There's a fine line between genius and lunacy, and Nintendo have always delighted us with their tight-rope walking when it comes to treading this fine line. But they may just have wibbled their final wibble. Could they have finally slipped into the chasm of madness my dear play chums?
We all wondered about the moniker ‘Revolution' when Nintendo announced it. What's so "revolutionary" about a console that is definitely bringing up the rear in the specs stakes? Visually, Revolution is the finer of the next gen consoles. It's sleek, shiny and suitably space age looking. But I wouldn't say it's a revolution of any kind.
So here we all were wondering what the frig Ninty were blathering on about and whether the Japanese definition of Revolution was different from ours and then they unveiled the mysterious controller. You must remember, up until then the only pictures of the Revolution were of a kind of floating, white monolith; no wires, no controller, no gormless gamers planted in sofa trying to persuade us how it's a portal to happiness, sexual prowess and a world where your parents understand what you do for a living. So the unveiling was a big event.
Ninty tooted their trumpets and whipped back silky drapes to reveal – dah de duh daaah. Er"that looks like a TV remote. Okay, who stole the prototype controller that's about to shake up the gaming community?
That was the revolution; completely discard what has gone before and blow raspberries at your second-guessing competitors. Although, one has to wonder if Nintendo are even competitors anymore, in the eyes of Microsoft and Sony. Maybe Ninty are just like that slightly eccentric relative whose company you really enjoy, but ultimately can't take seriously.
To be fair I can kind of see where Nintendo are going with the TV remote design. At the end of the day they have always been about inclusive gaming for all the family type shenanigans. And what better than a TV remote to break down barriers. The controller is a major barrier for people who have never played a game before. It feels alien and it's hard to comprehend how moving the pad will translate to the screen. However, give your gran a TV remote and they're already one step ahead.
It's a brave step to take and you can rely on Nintendo to be the ones to do it. I mean who in their right mind would really say, let's forget the one controller in two hands model? But Ninty have and I'm kind of excited to try it out and see if it can really work.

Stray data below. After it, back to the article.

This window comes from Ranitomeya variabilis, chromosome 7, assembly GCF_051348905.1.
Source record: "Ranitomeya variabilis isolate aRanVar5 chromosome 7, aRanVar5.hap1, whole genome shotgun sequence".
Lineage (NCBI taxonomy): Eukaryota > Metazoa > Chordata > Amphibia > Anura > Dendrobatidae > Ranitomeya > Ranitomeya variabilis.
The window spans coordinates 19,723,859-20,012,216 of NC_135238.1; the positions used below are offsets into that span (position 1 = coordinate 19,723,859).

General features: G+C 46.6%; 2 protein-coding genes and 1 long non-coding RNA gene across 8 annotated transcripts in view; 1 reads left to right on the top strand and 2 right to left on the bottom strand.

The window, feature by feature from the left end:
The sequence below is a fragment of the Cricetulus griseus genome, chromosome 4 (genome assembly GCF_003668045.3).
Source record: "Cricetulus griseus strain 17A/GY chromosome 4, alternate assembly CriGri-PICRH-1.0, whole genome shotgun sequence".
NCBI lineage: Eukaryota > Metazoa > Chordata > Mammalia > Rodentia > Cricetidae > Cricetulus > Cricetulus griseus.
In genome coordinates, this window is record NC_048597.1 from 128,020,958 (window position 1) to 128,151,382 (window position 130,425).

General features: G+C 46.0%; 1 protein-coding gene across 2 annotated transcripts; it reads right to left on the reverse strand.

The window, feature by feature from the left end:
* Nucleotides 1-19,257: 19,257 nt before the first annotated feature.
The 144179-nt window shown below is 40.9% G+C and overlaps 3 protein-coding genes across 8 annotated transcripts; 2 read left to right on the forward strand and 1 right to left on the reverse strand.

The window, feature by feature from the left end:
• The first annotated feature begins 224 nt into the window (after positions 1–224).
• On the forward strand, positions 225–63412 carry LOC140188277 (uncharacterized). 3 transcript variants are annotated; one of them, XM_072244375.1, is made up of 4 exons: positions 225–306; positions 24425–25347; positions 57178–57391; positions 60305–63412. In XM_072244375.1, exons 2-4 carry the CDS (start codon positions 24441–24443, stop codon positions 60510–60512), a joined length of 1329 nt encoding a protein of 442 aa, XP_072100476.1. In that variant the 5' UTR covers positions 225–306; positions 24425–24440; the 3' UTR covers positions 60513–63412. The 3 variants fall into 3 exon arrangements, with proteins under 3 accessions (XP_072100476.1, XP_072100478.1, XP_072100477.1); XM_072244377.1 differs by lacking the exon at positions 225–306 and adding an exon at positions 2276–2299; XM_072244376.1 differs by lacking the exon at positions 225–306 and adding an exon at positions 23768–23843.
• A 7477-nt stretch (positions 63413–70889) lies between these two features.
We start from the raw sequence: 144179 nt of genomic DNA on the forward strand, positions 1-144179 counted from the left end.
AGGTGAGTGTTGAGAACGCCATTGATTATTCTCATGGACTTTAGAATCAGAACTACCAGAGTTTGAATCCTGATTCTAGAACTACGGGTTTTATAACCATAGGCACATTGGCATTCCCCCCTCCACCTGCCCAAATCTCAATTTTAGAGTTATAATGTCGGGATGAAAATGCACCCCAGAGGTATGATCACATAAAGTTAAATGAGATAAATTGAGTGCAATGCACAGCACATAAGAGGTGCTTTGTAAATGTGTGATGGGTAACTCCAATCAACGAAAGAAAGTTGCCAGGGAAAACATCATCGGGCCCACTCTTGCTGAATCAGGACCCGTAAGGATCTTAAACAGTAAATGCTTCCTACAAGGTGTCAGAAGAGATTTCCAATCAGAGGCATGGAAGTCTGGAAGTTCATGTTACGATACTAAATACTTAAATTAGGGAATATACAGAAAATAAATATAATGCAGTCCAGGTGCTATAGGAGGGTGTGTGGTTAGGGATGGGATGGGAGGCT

The controller turns the holder into a magician. Simply point it at the screen and move it around to control the action. It sounds too good to be true. And to solve the FPS question Nintendo have invented the "nun chuck controller." This is an analogue joy-stick that plugs into the main controller. This allows you to move the camera as you would normally and kind of returns the whole thing to a traditional controller"hmmm.
It's all well and good being revolutionary, but have they really thought it through? Nintendo has proved with the DS that if there's a box they'll be the ones to think outside it. But it's also proved that originality and innovation doesn't necessarily make you a market leader. There's a distinct lack of third party titles for the DS and I'm thinking this is a blueprint for what's going to happen to the Revolution.
The problem is not only the fact that the Revolution vastly under-powered compared to Xbox 360 and PS3, but it's coming out well after the party has started and it's got a weird controller. It could be a great controller, but how many developers are going to dive straight in now and start developing for it? This means the launch line-up could be sparse at best.
Without the software, Nintendo's going to be dead in the water. And what kind of games are going to follow this new breed of controller? The last thing Nintendo needs is more gimmicky games that are made purely to exploit the controller. And the last thing we need as gamers is lazy ports with added features shoe-horned in to take advantage of the controller.
Ten out of ten to Nintendo for creating a controller that is completely inclusive and non-threatening to non-gamers. It's accessible, easy to understand and turns things on their head a bit, which is what Ninty do best, but they've got to deliver on software this time. As usual with this industry, it's just a case of wait and see.
All that aside – bless Ninty for being crazy as a box of badgers and keeping us all on our toes.
Most played: City of Villains
Most wanted: Xbox 360